2023's First Week in Review
Construction spending, job openings, jobs, and more
The first week of the year brings us new data on construction spending, labor shortages, the manufacturing industry, and more.
Gas prices rebounded to $3.331 per gallon during the week ending January 2 but are still down about $1.60 over the past 6 months. That’s good. I drive a Mustang.
Construction spending inched higher in November, up 0.2% from the previous month and 8.5% from November 2021. Residential spending fell 0.5%, which is no surprise at all given how high mortgage rates are at the moment. But I’ve also begun to spy some weakness in multifamily activity as well.
Nonresidential spending increased 0.9% for the month, which is a little surprising given elevated construction delivery costs and chatter regarding project postponements. Manufacturing-related construction spending increased 6.4% for the month, which comes out to $7.5 billion a year and is not surprising at all given the surge in chip manufacturing plants under development and a few recent prominent groundbreakings.
Conservation and development-related spending also saw a huge jump (up 14.6% in November). My thought is that that’s related to flood control projects.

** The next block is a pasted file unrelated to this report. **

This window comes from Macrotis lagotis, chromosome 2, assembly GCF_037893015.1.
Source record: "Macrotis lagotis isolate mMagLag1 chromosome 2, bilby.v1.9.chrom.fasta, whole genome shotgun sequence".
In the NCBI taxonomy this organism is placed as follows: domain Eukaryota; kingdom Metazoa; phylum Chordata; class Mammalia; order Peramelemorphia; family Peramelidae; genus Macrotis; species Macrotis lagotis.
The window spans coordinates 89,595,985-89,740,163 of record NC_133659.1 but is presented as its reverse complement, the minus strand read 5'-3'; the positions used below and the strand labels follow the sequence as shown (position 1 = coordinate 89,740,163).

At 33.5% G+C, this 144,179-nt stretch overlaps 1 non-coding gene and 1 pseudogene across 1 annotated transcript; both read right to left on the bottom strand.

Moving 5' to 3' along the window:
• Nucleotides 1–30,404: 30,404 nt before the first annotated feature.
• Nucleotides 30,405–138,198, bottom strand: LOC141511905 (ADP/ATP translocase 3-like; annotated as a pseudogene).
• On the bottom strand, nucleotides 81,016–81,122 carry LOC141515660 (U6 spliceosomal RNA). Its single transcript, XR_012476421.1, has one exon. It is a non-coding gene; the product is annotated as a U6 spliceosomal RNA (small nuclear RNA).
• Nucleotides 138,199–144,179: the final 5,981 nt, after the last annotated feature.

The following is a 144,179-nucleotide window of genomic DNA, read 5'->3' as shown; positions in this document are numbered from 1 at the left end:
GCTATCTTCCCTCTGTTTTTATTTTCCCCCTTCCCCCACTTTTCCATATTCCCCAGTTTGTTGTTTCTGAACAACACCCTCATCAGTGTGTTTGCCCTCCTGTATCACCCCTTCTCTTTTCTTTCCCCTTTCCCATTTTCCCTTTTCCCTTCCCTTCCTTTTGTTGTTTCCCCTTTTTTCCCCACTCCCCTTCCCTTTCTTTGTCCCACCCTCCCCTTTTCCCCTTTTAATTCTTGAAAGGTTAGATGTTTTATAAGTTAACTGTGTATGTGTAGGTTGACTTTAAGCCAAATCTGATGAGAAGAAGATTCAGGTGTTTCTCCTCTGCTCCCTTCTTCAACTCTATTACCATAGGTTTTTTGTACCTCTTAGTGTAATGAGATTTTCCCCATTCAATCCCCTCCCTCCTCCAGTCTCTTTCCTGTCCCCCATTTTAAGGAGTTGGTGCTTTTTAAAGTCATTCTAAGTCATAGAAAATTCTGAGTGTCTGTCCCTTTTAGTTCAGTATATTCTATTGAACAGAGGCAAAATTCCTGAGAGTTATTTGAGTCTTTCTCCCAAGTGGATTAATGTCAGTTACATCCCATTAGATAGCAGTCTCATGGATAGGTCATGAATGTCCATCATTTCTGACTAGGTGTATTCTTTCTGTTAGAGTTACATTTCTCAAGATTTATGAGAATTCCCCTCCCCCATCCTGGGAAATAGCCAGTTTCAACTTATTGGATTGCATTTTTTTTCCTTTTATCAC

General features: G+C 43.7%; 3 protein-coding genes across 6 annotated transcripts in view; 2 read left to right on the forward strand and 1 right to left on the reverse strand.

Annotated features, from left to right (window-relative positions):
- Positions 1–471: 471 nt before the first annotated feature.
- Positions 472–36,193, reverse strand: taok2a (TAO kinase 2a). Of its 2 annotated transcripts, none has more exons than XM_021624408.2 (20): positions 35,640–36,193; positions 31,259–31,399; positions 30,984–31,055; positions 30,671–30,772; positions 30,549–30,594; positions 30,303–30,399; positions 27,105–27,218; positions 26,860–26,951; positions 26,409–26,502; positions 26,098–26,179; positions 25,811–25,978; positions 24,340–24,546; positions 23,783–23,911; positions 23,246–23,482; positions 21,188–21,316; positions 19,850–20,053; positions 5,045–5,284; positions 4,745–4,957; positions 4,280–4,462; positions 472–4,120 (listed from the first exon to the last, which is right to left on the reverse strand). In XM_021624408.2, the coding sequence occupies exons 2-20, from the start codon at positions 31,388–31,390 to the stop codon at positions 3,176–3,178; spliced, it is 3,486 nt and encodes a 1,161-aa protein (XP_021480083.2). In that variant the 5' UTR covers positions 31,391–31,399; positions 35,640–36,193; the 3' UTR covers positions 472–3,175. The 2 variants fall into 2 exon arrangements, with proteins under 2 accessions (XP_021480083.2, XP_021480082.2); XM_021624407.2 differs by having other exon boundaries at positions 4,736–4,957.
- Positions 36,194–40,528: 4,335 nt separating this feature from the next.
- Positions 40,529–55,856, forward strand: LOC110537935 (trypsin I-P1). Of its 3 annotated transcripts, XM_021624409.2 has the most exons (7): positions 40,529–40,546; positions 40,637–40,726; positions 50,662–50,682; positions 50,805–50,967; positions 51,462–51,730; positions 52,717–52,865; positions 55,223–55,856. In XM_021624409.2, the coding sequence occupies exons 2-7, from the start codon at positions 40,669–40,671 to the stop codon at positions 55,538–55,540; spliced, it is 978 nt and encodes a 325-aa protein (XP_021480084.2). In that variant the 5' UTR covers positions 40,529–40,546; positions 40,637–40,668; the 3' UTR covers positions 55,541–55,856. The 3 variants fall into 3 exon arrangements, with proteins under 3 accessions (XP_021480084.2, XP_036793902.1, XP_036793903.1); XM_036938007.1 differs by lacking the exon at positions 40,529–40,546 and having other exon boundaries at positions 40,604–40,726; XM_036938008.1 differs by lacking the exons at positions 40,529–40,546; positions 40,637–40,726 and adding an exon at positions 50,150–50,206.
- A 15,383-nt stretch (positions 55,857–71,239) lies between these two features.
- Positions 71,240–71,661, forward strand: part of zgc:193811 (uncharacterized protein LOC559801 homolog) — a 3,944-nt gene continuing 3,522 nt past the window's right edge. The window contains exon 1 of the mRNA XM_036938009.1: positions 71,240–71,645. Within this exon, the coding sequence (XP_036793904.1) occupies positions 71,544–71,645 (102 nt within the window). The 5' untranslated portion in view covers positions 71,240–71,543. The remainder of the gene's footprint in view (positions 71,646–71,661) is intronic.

As always, you can read more of my thoughts on this over at Associated Builders and Contractors.
ISM and S&P Global both released their manufacturing purchasing managers’ indices this week. Both measures indicated the same thing: manufacturing activity contracted for a second consecutive month in December. This represents a pretty sharp reversal after 29 consecutive months of expanding manufacturing activity and is further reflection of the consumer shift back towards services. I expect demand for all kinds of things to wither over the months to come. That’s an element of the drift toward recession.
Job Opening and Labor Turnover Survey (JOLTS)
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